By the time I got to the final page of Yann Martel’s latest book, Beatrice and Virgil, published earlier this month, there were chills running down my spine. Famous for his award-winning novel Life of Pi, Martel has once again created a clever page-turner, addressing a multitude of issues.
There is almost a story within a story set-up. The protagonist is an acclaimed ex-writer, Henry, who moves with his wife to an unnamed foreign country after a half fiction/half non-fiction book on the Holocaust, to which he devoted five years of his life researching and writing, is completely rejected by editors and booksellers as “a complete, unpublishable failure.” In this new country, Henry and his now-pregnant wife settle into a new life where he is able to explore other creative outlets, such as clarinet-playing and acting.
However, his past as a writer does not quite leave him, as he continues to receive fan letters. It is through one of these letters that Henry meets Beatrice and Virgil, a donkey and a howler money, and eventually, the man who had turned these two inspirations into characters in a play.
Against the warnings of neighbors and his wife, Henry becomes more and more involved with this aspiring writer—who is first and foremost a creepy old taxidermist. Henry helps the taxidermist write parts of his play, which has seized Henry’s imagination, especially since it seems to be an example of exactly what his abandoned book was about: the Holocaust, but specifically, discussing and representing the Holocaust through new and imaginative fictional ways, like George Orwell’s Animal Farm with Communist Russia.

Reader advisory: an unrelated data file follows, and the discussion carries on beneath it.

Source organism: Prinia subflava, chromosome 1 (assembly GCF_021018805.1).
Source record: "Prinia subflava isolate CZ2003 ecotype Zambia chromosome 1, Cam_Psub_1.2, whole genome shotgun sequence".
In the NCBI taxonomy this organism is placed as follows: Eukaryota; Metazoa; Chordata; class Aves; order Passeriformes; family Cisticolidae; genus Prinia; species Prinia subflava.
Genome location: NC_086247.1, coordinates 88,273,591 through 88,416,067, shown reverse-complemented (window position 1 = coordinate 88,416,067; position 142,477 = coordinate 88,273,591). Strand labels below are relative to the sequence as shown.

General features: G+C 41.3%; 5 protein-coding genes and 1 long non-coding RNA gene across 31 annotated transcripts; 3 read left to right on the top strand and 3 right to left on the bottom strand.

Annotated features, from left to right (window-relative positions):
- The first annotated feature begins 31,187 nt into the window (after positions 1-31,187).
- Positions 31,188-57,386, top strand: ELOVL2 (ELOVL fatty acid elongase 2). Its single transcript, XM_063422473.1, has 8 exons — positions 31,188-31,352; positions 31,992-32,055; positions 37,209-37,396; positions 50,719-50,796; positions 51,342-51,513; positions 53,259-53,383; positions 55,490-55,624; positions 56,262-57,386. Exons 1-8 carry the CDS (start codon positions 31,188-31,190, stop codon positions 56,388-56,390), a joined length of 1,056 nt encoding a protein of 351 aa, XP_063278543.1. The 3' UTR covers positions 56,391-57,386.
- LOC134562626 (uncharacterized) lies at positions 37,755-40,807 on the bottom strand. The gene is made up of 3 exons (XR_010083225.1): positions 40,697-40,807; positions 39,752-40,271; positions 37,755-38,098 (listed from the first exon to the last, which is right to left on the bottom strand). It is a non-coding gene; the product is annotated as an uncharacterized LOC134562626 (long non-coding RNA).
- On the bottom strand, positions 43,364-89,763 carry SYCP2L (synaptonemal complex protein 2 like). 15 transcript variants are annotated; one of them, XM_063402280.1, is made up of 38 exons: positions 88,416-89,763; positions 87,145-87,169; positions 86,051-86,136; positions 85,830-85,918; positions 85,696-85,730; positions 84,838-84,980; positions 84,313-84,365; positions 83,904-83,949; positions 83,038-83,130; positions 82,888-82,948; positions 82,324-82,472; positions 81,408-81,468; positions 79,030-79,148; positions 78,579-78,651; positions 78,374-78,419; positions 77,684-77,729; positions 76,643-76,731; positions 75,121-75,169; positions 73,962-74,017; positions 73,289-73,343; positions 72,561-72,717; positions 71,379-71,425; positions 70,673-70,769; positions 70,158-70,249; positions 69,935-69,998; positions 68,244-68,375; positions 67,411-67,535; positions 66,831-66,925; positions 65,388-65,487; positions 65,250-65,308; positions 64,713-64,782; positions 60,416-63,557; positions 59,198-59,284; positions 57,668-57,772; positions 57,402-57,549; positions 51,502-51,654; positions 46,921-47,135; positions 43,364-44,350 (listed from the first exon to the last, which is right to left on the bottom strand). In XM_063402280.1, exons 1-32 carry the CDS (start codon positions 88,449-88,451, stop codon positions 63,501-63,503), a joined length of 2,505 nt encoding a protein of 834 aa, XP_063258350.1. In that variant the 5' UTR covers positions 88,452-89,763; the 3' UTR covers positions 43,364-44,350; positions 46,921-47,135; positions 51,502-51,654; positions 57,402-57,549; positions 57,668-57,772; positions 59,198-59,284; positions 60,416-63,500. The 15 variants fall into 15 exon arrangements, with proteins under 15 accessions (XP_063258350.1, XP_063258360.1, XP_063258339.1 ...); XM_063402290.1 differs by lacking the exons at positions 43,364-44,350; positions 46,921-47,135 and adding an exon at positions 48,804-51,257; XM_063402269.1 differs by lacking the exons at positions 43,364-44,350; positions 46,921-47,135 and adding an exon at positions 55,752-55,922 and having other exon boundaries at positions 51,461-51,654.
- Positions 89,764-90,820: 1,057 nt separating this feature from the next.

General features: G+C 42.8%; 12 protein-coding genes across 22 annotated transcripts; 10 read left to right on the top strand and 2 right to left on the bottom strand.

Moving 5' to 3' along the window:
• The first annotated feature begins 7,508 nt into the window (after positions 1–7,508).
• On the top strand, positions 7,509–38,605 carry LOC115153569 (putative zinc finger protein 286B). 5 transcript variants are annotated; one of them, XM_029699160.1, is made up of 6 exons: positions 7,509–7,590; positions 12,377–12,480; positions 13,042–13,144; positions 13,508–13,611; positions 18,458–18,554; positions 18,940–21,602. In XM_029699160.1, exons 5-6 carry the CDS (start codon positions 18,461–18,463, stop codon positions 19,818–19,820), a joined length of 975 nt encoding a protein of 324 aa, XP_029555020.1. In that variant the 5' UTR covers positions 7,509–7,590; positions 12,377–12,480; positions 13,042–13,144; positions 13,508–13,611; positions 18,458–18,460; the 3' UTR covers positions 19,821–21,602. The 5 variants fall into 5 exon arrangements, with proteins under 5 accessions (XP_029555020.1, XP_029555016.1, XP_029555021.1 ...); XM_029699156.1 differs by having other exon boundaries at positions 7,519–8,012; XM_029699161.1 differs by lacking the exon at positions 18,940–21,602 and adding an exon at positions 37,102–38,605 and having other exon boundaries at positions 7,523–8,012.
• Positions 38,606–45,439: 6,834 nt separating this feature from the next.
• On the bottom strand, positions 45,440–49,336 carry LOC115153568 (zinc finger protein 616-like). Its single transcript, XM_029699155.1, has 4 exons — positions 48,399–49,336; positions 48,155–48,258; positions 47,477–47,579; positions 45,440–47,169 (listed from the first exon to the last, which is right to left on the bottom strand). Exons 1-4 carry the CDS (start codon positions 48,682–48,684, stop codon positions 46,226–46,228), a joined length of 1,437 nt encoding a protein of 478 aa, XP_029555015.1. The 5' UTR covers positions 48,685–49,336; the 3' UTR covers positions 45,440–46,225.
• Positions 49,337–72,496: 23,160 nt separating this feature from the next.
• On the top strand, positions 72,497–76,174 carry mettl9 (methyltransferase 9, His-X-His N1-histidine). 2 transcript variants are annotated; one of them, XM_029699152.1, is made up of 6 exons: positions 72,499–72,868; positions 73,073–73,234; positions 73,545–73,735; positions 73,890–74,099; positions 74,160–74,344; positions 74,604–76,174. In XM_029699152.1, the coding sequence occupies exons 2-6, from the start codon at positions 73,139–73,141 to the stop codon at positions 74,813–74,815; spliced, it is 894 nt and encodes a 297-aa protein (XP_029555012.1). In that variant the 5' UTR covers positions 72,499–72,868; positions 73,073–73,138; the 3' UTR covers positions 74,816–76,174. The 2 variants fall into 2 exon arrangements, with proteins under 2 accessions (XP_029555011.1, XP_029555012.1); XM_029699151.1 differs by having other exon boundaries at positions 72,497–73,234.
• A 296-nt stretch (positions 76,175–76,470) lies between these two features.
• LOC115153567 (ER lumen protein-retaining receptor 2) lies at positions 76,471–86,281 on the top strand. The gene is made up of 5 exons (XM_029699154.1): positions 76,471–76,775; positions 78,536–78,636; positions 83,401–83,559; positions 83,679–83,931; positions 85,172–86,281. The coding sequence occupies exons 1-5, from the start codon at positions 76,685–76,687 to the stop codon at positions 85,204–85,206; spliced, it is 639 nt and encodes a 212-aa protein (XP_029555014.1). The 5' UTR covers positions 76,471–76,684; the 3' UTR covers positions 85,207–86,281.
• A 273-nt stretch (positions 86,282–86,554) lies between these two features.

Beatrice and Virgil’s play is revealed in random snippets, read aloud by their creator. Not only are there references to the Holocaust, but the taxidermist claims that the play more accurately represents the destruction of animal species by humans, which the donkey and monkey refer to as “the Horrors.” Martel brings these issues to light, while also making the reader think about connections of art and memory, life, history, respect of the dead, and, especially as revealed in the shocking twist ending, the idea of deception, guilt, and the cruelty of human beings.
Although Martel depicts what could easily be elements of an ordinary life, all parts of the story seem intent upon further reflection, adding to the complexity of the themes. Of course, there is the taxidermist himself, who is keeping the memory of dead animals alive in a very physical way. A deeper example would be how the play Henry is helping to write is about deaths of millions; and yet, during this time, Henry’s wife gives birth to their son. This contrasts the overwhelming emphasis on remembering the dead with the continuance of life.
Martel’s novel is intelligent in that it is doing exactly what its protagonist struggles with: writing about the Holocaust in a respectable but imaginative way. Unlike the taxidermist’s play, Beatrice and Virgil ends with a somewhat more optimistic outlook on life, as Henry, having survived a certain, not-to-be-revealed, attack on his well-being, picks up the pen yet again to tell his tale. As already mentioned though, the journey to this optimism is disturbing and slightly unclear.
Beatrice and Virgil is a short and easy read (and with its fascinating story, the novel is a page-turner, so it is quite likely it will be read in one day). Straight-forward, very well written, with an original plot and likable characters, even people who do not read that often can pick it up and enjoy this novel.